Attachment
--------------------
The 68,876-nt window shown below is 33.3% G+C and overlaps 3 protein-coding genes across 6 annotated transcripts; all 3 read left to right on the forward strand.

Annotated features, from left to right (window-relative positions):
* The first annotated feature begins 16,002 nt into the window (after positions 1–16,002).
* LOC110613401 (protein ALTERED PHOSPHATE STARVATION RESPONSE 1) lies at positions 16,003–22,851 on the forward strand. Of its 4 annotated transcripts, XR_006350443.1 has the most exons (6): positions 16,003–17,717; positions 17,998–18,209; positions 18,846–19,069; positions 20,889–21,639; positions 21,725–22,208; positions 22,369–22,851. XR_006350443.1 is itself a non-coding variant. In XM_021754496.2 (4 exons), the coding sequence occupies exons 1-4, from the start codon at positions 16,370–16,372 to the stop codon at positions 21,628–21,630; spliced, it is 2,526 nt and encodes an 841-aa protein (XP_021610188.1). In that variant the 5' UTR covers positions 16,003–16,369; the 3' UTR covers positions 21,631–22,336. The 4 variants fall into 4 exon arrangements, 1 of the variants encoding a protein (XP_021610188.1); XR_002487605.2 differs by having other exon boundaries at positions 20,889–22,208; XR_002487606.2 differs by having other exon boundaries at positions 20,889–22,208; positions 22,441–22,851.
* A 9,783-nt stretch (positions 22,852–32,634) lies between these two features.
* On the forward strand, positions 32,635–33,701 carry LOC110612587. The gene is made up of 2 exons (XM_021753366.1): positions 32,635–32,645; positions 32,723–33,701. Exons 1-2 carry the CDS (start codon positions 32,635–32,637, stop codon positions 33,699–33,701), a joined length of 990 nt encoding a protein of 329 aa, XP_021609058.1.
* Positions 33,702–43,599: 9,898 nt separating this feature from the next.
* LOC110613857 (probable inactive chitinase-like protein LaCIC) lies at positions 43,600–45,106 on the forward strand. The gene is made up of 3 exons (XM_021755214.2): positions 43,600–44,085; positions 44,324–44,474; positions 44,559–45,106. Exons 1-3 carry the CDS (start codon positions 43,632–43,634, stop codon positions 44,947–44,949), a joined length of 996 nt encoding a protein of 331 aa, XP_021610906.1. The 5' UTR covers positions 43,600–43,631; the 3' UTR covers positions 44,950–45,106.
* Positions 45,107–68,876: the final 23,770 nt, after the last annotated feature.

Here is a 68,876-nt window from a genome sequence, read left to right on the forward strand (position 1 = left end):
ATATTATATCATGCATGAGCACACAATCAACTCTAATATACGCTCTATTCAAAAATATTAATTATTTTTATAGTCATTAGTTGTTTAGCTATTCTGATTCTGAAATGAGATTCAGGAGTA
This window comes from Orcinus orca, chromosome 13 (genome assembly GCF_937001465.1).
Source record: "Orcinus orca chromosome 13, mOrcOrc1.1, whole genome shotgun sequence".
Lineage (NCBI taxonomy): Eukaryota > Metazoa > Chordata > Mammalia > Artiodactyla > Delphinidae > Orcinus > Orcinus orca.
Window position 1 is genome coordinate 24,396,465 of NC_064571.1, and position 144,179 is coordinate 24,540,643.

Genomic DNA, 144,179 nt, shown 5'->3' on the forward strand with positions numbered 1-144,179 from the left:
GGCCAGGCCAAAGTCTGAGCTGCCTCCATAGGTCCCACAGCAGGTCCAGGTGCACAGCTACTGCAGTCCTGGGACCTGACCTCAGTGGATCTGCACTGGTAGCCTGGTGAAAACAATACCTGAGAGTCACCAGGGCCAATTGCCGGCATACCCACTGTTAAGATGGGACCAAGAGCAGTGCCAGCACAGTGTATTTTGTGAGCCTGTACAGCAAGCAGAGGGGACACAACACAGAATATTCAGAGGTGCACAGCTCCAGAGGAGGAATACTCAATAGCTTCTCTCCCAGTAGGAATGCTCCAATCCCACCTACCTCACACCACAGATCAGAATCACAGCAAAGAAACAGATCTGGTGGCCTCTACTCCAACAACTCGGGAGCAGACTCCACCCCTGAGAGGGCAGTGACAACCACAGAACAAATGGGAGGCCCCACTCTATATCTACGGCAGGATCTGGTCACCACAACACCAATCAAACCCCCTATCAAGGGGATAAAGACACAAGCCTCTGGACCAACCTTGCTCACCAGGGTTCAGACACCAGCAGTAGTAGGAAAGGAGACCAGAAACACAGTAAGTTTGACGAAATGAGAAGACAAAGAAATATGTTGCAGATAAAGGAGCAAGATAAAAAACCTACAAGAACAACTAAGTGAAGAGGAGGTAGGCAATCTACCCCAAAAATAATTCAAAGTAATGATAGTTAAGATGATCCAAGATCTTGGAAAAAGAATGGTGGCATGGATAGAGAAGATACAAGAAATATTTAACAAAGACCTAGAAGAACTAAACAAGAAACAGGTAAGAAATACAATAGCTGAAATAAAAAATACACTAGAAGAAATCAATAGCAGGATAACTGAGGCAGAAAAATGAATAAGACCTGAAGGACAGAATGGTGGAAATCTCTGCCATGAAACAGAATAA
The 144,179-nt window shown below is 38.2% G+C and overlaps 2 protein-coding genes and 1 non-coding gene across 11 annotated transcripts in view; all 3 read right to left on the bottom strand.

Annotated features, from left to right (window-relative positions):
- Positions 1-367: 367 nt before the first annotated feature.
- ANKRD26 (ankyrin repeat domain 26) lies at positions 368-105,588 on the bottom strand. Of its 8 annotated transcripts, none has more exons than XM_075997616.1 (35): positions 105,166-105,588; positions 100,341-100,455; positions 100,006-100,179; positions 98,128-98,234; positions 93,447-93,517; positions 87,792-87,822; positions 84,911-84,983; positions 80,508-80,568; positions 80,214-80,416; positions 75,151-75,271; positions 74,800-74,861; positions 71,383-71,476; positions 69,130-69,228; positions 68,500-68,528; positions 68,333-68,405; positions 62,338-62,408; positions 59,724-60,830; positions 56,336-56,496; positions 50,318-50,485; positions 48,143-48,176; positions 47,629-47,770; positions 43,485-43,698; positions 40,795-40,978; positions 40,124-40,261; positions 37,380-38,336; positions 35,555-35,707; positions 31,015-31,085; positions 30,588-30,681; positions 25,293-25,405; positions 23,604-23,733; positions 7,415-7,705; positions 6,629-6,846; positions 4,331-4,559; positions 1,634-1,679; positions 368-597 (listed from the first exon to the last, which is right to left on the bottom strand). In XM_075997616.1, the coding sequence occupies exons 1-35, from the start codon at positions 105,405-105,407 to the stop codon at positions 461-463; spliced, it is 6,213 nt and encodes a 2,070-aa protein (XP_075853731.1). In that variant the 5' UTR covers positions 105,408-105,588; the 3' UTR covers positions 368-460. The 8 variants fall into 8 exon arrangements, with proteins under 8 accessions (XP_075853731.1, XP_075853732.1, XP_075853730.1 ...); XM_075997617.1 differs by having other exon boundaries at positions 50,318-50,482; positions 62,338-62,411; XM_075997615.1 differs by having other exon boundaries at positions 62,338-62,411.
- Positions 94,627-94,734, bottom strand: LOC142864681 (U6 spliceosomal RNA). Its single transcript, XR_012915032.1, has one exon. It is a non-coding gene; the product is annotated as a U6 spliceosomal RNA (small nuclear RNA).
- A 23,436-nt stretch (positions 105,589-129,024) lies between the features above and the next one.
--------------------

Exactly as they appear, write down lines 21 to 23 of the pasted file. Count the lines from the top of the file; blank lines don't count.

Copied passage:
- ANKRD26 (ankyrin repeat domain 26) lies at positions 368-105,588 on the bottom strand. Of its 8 annotated transcripts, none has more exons than XM_075997616.1 (35): positions 105,166-105,588; positions 100,341-100,455; positions 100,006-100,179; positions 98,128-98,234; positions 93,447-93,517; positions 87,792-87,822; positions 84,911-84,983; positions 80,508-80,568; positions 80,214-80,416; positions 75,151-75,271; positions 74,800-74,861; positions 71,383-71,476; positions 69,130-69,228; positions 68,500-68,528; positions 68,333-68,405; positions 62,338-62,408; positions 59,724-60,830; positions 56,336-56,496; positions 50,318-50,485; positions 48,143-48,176; positions 47,629-47,770; positions 43,485-43,698; positions 40,795-40,978; positions 40,124-40,261; positions 37,380-38,336; positions 35,555-35,707; positions 31,015-31,085; positions 30,588-30,681; positions 25,293-25,405; positions 23,604-23,733; positions 7,415-7,705; positions 6,629-6,846; positions 4,331-4,559; positions 1,634-1,679; positions 368-597 (listed from the first exon to the last, which is right to left on the bottom strand). In XM_075997616.1, the coding sequence occupies exons 1-35, from the start codon at positions 105,405-105,407 to the stop codon at positions 461-463; spliced, it is 6,213 nt and encodes a 2,070-aa protein (XP_075853731.1). In that variant the 5' UTR covers positions 105,408-105,588; the 3' UTR covers positions 368-460. The 8 variants fall into 8 exon arrangements, with proteins under 8 accessions (XP_075853731.1, XP_075853732.1, XP_075853730.1 ...); XM_075997617.1 differs by having other exon boundaries at positions 50,318-50,482; positions 62,338-62,411; XM_075997615.1 differs by having other exon boundaries at positions 62,338-62,411.
- Positions 94,627-94,734, bottom strand: LOC142864681 (U6 spliceosomal RNA). Its single transcript, XR_012915032.1, has one exon. It is a non-coding gene; the product is annotated as a U6 spliceosomal RNA (small nuclear RNA).
- A 23,436-nt stretch (positions 105,589-129,024) lies between the features above and the next one.